High schoolers may get a few extra zs next year thanks to a proposal approved at the USD 428 board meeting Monday night. But not for teachers. Board members approved a series of late starts for the high school during the 2013-2014 school year that would give teachers the time they need to collaborate, but take away two hours of student contact time a month
“Weren’t we just debating whether or not adding a few minutes to the day would make a difference in what could be taught over the course of the year,” asked Board President Dwight Young. “Now, we’re talking about a series of late start days?”
Great Bend High School principal Tim Friess stated he felt the time would be beneficial to students, and then made his proposal. The building leadership team has proposed a late start schedule for the next year, staring in October. Two Wednesdays a month, teachers will meet for a one hour professional development and teacher collaboration time from 7:45 a.m. to 8:45 a.m., and school on those days would begin at 9 a.m. This late start option will allow the faculty to move forward with critical components of the School Improvement Plan, Friess said. He also pointed out that aids had been hired at other grade levels to allow for similar collaboration previously, but this would be too difficult at the high school level, thus the proposal.
Friess said students would still be able to be dropped off as usual, and breakfast would still be served. He and others would be available to supervise. The board approved the proposal unanimously.
Doug Bender shared his impressions of a series of music events showcasing the district’s several singing and instrumental groups. The Great Bend Middle School Music in Motion and Women in Harmony singers went on tour, and the sixth grade bands from all five elementary schools, GBMS and Great Bend’s two private schools also recently showcased their work over the past year in recent Spring concerts.
“This gave me a chance to see what Gardener, Cook and Enochs had done with the kids,” he said. “It was neat. If you get a chance to go next year, go see.”
Joyce Carter also commented on the recent Job Olympics. “What a wonderful opportunity it’s been for our special needs students,” she said. “In the last few weeks we’ve run into several of the students who are continuing in employment.”
Superintendent Tom Vernon offered praise for the recent GBHS Community Service Day. He invited Principal Tim Friess to give a wrap up on the day. Students who went out into the community that day numbered 657, with an additional 114 who stayed at the high school to work. There were 172 students absent that day, or about 18%. Though that is higher than normal, all were excused absences, Friess said. Students helped at Sunflower services, the Great Bend municipal airport, downtown, and performed cleanup on roads and by the river. Some of those students returned to the school after lunch due to inclement weather and cleaned out boiler rooms and closets, while other groups went to city dept. and worked on street signs.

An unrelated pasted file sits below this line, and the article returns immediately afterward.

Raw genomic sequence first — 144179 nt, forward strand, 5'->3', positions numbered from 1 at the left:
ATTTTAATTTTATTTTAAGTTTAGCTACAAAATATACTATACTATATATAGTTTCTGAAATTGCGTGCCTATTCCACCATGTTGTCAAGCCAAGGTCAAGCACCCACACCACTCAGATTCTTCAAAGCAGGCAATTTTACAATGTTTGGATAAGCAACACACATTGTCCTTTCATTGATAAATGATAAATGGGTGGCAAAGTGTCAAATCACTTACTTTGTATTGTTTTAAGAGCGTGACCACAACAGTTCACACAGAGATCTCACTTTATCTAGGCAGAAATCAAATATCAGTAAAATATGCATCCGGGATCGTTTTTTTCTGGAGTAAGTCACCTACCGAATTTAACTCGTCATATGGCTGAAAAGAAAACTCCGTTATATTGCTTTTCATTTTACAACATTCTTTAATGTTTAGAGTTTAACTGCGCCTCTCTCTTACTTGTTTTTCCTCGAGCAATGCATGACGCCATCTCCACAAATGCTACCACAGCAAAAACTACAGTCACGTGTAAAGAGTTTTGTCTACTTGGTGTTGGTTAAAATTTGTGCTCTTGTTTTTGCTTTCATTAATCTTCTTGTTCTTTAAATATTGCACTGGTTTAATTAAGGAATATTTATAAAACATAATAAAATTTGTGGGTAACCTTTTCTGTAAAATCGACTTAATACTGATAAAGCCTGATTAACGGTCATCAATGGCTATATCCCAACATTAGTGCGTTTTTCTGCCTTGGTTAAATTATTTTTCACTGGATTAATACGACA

“It was really neat to get see all the different places they went,” Friess said. “It was a big success. They did a really nice job of representing the school, and no big issues outside of the building.”
Feedback from the community has been positive. Friess has received suggestions that the school plan a fall day to avoid inclement weather. Friess, however, stressed the service day was the brainchild of the Student Council organization.
“Many said they would like to see it done every year,” he said. “The service they did was important and well appreciated by a lot of people. “
Board member Kevin Mauler said it was very heartwarming to hear how student’s eyes were opened--at the food bank, the airport, etc. Friess pointed out one thing that went unnoticed was the mix of kids working together.
“They may never have done this sort of thing together, so that alone was very unique to see,” he said. Board member Cheryl Rugan said a huge pat on the back was in order for the teachers and the student council for making it happen.